The Basics of Retirement Plan Fees

You know that putting away money for retirement is important, but do you know what it really costs to manage it on your behalf? Retirement plan fees vary widely, and it’s not always easy to get your hands on hard numbers, which can be frustrating.

“The most important thing is to not let your frustration with the lack of transparency when it comes to fees keep you from taking action,” says Desmond Henry, founder of Afflora Financial Life Planning. “At the end of day, employer-sponsored retirement plans are a great benefit that oftentimes includes employer match contributions to help you save for your retirement.”

Here’s what you need to know.

You May Find That Fees Come in Many Forms

Just looking for “fees” on the information you get from the plan sponsor won’t tell you what you’re looking for, because they’re not always called “fees.” Fees may be paid by the plan sponsor or they may be passed along to participants, and they may have a variety of names, says Jeremy Torgerson, CEO of nVest Advisors, a financial planning firm. Some of the expenses you might encounter include:

  • Front-end or contingent deferred sales charges, sometimes called surrender charges. This is a fee you have to pay if you withdraw or roll over funds before a certain time.
  • Total plan administrative costs.
  • A 12b-1 fee, also called a marketing fee. It’s considered an operational expense.
  • Additional administrative and mortality and expense fees for annuity products.

Because these fees vary widely, your employer may shop around periodically to make sure costs are competitive. Keep an eye on your retirement plan and when things change, read the prospectus to determine what constitutes a fee under the new offerings.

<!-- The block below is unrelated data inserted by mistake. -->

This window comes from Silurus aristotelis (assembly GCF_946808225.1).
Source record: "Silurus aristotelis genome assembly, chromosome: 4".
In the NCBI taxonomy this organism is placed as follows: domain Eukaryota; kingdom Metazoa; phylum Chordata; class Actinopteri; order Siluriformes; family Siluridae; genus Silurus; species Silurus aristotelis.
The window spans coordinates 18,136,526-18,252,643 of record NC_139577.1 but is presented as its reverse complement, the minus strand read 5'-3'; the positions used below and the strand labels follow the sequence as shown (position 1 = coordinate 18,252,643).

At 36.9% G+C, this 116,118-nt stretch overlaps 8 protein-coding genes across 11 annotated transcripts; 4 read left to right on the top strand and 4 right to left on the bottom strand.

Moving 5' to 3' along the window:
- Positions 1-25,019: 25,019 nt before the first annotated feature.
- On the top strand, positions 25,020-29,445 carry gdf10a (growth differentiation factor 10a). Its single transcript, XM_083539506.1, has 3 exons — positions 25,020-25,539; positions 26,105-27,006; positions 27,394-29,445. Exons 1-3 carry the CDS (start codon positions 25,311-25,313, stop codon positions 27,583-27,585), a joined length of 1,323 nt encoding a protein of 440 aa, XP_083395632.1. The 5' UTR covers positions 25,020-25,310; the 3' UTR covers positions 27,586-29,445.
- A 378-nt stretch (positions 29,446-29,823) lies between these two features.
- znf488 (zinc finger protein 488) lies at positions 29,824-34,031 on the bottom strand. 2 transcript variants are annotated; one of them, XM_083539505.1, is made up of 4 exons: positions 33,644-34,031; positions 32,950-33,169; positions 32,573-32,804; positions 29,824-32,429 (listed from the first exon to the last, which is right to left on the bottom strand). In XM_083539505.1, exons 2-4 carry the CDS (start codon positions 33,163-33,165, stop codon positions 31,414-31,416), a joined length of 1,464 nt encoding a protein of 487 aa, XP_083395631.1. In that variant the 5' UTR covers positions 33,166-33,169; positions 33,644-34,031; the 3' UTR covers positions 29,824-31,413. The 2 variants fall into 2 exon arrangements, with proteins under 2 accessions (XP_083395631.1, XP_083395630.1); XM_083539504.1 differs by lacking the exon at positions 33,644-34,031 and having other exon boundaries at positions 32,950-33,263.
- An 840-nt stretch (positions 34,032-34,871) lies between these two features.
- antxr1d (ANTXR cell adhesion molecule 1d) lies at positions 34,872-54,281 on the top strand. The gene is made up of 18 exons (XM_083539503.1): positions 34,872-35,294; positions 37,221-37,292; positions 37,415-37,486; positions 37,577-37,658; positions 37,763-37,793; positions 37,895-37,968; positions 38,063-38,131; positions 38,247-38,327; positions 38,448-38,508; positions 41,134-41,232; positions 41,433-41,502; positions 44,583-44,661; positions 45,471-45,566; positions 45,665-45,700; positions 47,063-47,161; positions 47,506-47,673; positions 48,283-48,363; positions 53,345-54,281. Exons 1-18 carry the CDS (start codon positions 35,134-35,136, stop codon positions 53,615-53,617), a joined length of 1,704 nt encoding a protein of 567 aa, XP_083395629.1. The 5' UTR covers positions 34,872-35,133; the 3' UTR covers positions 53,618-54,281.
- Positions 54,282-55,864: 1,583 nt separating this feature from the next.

You May Have to Dig for Details

Because there are so many different kinds of fees that depend on the kind of account you have, you may have to make a few calls to get clear answers. All funds must follow rules set by the federal government about disclosing fees, says Paul Ruedi, CEO of Ruedi Wealth Management financial services firm. So the information is there, you just might have to ask the plan administrator of HR.

Torgerson recommends asking for a summary prospectus for each fund. “Product prospectus brochures provide you all of this information, but they are notoriously difficult to read,” he says. A summary prospectus should give a quick overview that can be easier to scan and find information.

If you still don’t have the information you need, Torgerson recommends asking for an independent review by a financial adviser or certified financial planner. “We all have analytical software that will give us a good look under the hood of your portfolio,” he says.

You Can Minimize Fees’ Impact

Even if a fund says it’s “free,” it probably isn’t — just as with most products and services.

“Some providers promote their products and services with the claim that they charge no fees; however, common sense would indicate otherwise,” Henry says. “These ‘free’ services are typically compensated through fees that are embedded in their products.”

However, you can control the effect fees have on your investments by sticking to index or passively managed mutual funds. “The fee that plan participants have the most control over is the expense ratio, which is associated with the investment management and operation of a mutual fund,” Henry says. Many retirement plans offer a wide variety of investment options, including low-cost exchange-traded funds and index funds that can be a fraction of the cost compared with actively managed mutual funds, he says.

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